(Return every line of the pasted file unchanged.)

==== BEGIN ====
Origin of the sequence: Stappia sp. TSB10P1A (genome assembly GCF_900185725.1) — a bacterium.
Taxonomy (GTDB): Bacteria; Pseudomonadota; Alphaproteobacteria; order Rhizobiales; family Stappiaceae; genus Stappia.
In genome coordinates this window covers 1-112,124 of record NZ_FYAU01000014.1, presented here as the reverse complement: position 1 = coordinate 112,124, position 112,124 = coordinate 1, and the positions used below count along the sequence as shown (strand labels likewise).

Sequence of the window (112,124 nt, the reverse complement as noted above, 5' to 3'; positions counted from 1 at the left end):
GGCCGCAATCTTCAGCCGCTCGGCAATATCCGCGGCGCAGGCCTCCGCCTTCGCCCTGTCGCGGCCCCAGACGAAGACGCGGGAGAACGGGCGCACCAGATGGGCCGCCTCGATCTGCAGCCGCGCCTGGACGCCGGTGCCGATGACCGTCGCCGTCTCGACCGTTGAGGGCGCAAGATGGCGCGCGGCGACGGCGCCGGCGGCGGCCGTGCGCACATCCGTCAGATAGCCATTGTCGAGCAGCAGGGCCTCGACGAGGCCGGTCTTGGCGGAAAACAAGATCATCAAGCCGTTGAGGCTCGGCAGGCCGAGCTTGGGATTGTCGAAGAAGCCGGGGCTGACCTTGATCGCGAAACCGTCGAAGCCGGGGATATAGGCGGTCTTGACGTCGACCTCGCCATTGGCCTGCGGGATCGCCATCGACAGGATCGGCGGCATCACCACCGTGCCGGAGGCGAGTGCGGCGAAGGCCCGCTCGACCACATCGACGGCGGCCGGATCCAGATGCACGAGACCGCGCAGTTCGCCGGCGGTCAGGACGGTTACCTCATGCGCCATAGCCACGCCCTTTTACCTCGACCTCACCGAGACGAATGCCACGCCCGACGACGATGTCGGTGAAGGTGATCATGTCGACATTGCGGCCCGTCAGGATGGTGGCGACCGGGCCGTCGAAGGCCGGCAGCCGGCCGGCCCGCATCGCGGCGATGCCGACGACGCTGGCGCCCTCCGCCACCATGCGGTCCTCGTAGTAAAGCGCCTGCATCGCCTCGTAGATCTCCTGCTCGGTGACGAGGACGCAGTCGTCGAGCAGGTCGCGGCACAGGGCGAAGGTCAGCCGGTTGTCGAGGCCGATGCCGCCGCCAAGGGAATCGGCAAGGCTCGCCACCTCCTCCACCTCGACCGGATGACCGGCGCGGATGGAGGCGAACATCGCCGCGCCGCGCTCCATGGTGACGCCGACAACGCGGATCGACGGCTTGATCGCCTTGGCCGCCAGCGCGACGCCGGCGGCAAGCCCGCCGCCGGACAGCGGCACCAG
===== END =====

Origin of the sequence: Stappia sp. TSB10P1A (genome assembly GCF_900185725.1) — a bacterium.
Taxonomy (GTDB): Bacteria; Pseudomonadota; Alphaproteobacteria; order Rhizobiales; family Stappiaceae; genus Stappia.
In genome coordinates this window covers 1-112,124 of record NZ_FYAU01000014.1, presented here as the reverse complement: position 1 = coordinate 112,124, position 112,124 = coordinate 1, and the positions used below count along the sequence as shown (strand labels likewise).

Sequence of the window (112,124 nt, the reverse complement as noted above, 5' to 3'; positions counted from 1 at the left end):
GGCCGCAATCTTCAGCCGCTCGGCAATATCCGCGGCGCAGGCCTCCGCCTTCGCCCTGTCGCGGCCCCAGACGAAGACGCGGGAGAACGGGCGCACCAGATGGGCCGCCTCGATCTGCAGCCGCGCCTGGACGCCGGTGCCGATGACCGTCGCCGTCTCGACCGTTGAGGGCGCAAGATGGCGCGCGGCGACGGCGCCGGCGGCGGCCGTGCGCACATCCGTCAGATAGCCATTGTCGAGCAGCAGGGCCTCGACGAGGCCGGTCTTGGCGGAAAACAAGATCATCAAGCCGTTGAGGCTCGGCAGGCCGAGCTTGGGATTGTCGAAGAAGCCGGGGCTGACCTTGATCGCGAAACCGTCGAAGCCGGGGATATAGGCGGTCTTGACGTCGACCTCGCCATTGGCCTGCGGGATCGCCATCGACAGGATCGGCGGCATCACCACCGTGCCGGAGGCGAGTGCGGCGAAGGCCCGCTCGACCACATCGACGGCGGCCGGATCCAGATGCACGAGACCGCGCAGTTCGCCGGCGGTCAGGACGGTTACCTCATGCGCCATAGCCACGCCCTTTTACCTCGACCTCACCGAGACGAATGCCACGCCCGACGACGATGTCGGTGAAGGTGATCATGTCGACATTGCGGCCCGTCAGGATGGTGGCGACCGGGCCGTCGAAGGCCGGCAGCCGGCCGGCCCGCATCGCGGCGATGCCGACGACGCTGGCGCCCTCCGCCACCATGCGGTCCTCGTAGTAAAGCGCCTGCATCGCCTCGTAGATCTCCTGCTCGGTGACGAGGACGCAGTCGTCGAGCAGGTCGCGGCACAGGGCGAAGGTCAGCCGGTTGTCGAGGCCGATGCCGCCGCCAAGGGAATCGGCAAGGCTCGCCACCTCCTCCACCTCGACCGGATGACCGGCGCGGATGGAGGCGAACATCGCCGCGCCGCGCTCCATGGTGACGCCGACAACGCGGATCGACGGCTTGATCGCCTTGGCCGCCAGCGCGACGCCGGCGGCAAGCCCGCCGCCGGACAGCGGCACCAG